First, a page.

The Starkville Board of Aldermen will have another chance on Tuesday to consider allowing a LGBT Pride parade after denying the initial request on Feb. 20.
Ward 2 Alderman Sandra Sistrunk confirmed to The Dispatch that she placed the parade on the agenda for Tuesday’s meeting Friday afternoon.
She thought, in light of a federal lawsuit that has been filed against the city, and in light of the financial burden it could place on the city, it’s important to give the board a chance to reconsider the vote, she said.
“Clearly, I think that each of us ought to have the opportunity to reconsider a vote, and take it out of whatever context it was in before and look at what we know now,” she said. “It’s moving toward an injunction. Legal fees are accruing. The people I’ve talked to who are attorneys tell me that we really are not likely to prevail. I understand that attorneys all have opinions, but I’ve not talked to anybody who’s told me we’re standing on solid ground here.”
Before the lawsuit was filed, Starkville Mayor Lynn Spruill told The Dispatch any costs might have fallen under the city’s insurance. However, on Friday, she confirmed it’s unlikely that will be the case.
If insurance does not cover the legal costs of the case, the city would have to use taxpayer money to pay for it. The lawsuit also seeks for the city to pay Starkville Pride’s legal fees, if the suit is successful.
Aldermen voted 4-3 to deny the request of Starkville Pride — a local lesbian, gay, bisexual and transgender support group — to hold a Pride parade on March 24. Ward 1 Alderman Ben Carver, Ward 3 Alderman David Little, Ward 6 Alderman Roy A. Perkins and Ward 7 Alderman Henry Vaughn voted to deny the request. Sistrunk, Ward 4 Alderman Jason Walker and Ward 5 Alderman Patrick Miller voted against the denial.
Sistrunk is one of three aldermen, along with Miller and Walker, who have said in a previous Dispatch report they hope the board will reconsider the vote.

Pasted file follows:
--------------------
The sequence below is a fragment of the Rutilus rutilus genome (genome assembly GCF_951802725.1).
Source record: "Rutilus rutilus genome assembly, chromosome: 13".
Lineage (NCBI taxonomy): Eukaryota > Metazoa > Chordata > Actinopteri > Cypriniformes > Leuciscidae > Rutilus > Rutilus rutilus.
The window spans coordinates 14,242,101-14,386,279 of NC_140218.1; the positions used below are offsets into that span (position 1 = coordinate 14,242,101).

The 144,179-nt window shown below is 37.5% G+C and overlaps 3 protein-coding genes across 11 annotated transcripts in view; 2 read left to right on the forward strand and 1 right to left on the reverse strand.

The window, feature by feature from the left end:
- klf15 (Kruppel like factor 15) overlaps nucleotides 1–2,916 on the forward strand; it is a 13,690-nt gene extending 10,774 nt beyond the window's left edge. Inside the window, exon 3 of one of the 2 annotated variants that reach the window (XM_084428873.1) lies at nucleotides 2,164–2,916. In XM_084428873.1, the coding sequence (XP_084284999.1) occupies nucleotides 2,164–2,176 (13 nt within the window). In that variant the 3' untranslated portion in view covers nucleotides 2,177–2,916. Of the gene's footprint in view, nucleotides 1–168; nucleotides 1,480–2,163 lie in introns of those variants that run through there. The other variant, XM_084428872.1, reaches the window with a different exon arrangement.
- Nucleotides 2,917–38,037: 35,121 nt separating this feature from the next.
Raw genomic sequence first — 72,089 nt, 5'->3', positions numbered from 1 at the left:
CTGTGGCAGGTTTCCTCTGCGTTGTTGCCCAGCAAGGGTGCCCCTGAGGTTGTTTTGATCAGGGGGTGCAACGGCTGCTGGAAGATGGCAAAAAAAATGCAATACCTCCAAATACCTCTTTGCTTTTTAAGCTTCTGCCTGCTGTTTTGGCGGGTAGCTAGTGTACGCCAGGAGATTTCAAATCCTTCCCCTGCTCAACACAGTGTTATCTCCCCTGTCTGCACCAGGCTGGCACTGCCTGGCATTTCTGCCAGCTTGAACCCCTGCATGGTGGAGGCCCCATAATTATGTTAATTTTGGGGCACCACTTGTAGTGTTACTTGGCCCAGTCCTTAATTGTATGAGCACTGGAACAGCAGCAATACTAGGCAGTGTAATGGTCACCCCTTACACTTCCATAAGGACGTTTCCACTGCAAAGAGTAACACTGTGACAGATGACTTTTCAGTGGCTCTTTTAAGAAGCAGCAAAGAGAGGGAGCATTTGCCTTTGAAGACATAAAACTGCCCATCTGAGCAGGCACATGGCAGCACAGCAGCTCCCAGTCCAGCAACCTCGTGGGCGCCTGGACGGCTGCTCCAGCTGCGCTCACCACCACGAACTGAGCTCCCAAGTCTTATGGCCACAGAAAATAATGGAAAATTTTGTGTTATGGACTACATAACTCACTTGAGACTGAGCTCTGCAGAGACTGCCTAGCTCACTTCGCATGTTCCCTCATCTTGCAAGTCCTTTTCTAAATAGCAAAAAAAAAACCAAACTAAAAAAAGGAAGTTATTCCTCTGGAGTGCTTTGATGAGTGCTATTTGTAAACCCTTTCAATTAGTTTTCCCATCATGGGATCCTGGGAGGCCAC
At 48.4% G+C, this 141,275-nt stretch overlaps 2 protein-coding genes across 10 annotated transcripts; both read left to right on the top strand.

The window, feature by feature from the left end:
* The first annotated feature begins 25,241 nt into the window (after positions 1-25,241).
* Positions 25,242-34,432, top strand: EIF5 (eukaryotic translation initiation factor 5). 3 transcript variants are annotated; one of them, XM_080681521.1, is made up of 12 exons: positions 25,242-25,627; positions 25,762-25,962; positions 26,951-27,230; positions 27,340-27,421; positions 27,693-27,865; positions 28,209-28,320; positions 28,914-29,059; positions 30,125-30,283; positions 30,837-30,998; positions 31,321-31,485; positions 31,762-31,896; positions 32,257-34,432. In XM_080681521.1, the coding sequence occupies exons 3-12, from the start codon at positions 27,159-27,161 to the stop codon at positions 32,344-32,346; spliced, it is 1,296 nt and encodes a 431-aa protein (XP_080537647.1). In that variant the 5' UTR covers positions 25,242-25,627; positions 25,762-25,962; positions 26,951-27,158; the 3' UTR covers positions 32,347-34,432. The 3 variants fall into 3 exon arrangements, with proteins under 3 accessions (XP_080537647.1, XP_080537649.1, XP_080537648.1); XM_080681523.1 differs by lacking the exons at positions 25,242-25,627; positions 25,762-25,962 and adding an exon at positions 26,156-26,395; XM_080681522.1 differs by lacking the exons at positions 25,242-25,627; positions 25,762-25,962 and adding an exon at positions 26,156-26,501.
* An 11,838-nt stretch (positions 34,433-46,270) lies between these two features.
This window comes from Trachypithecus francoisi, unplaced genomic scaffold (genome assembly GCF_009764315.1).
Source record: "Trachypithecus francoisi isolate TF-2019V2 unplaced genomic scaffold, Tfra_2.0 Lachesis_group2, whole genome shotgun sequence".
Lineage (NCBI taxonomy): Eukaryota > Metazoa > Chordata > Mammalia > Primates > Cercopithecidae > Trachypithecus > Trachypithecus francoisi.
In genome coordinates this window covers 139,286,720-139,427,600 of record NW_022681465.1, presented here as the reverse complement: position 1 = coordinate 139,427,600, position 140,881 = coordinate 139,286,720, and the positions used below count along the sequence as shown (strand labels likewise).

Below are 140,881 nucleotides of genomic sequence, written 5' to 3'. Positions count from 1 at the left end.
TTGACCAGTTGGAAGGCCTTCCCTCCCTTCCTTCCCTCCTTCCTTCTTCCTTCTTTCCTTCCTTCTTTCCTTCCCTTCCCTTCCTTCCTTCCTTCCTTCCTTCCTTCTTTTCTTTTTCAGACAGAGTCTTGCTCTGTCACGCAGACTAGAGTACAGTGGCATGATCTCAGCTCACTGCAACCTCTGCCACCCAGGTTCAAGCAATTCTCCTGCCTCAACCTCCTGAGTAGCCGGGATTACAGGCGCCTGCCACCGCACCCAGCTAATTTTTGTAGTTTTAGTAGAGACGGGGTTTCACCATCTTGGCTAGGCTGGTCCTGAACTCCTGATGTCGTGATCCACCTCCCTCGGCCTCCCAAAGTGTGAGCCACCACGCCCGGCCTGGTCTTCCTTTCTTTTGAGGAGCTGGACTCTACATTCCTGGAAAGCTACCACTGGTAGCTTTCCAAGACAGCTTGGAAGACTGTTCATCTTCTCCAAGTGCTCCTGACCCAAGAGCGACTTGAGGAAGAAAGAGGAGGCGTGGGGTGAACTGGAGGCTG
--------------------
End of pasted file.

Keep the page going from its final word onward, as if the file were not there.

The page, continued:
None of the aldermen who voted against the parade have said why they did so. Carver, speaking to The Dispatch for a previous report, said he’s unlikely to change his stance as he’s carrying out the wishes of his constituency.
Starkville Pride has since gained legal representation from New York law firm Kaplan and Company and filed a federal lawsuit against the city, and is seeking an injunction against the board’s decision. The suit claims the board violated Starkville Pride’s First and Fourteenth Amendment rights by denying the request without a valid reason to do so.
Spruill, who has opposed the board’s decision to deny the request, said she hopes aldermen take the chance to reconsider their vote.
“I think it’s an important constitutional question,” she said. “I think it’s an important government question. I would like to see them reconsider based strictly on government issues and the government’s role.”
Carver: cost ‘not necessarily a concern’
Carver, speaking to The Dispatch, said he was aware of the potential for cost to the city when he voted to deny the parade, just as he was aware of the potential for a lawsuit.
“That’s not necessarily a concern,” Carver said. “That’s all things we knew could happen.
“I’m staying true to what the overwhelming majority of my constituents tell me on how they feel,” Carver added. “I haven’t had anyone come out and tell me that this changes their view on things — that we might have to use city funds (instead of insurance).”
Carver did say, however, that he was caught off-guard by Sistrunk’s late addition to the agenda. The addition came after a Friday work session, where Sistrunk, Miller and Walker conducted a very brief review of the agenda for Tuesday’s meeting.
“I assume we’ll get more information Tuesday since it’s such a late addition,” he said. “She may know something I don’t. I’ve never heard of something being added after a work session.”
Alex Holloway was formerly a reporter with The Dispatch.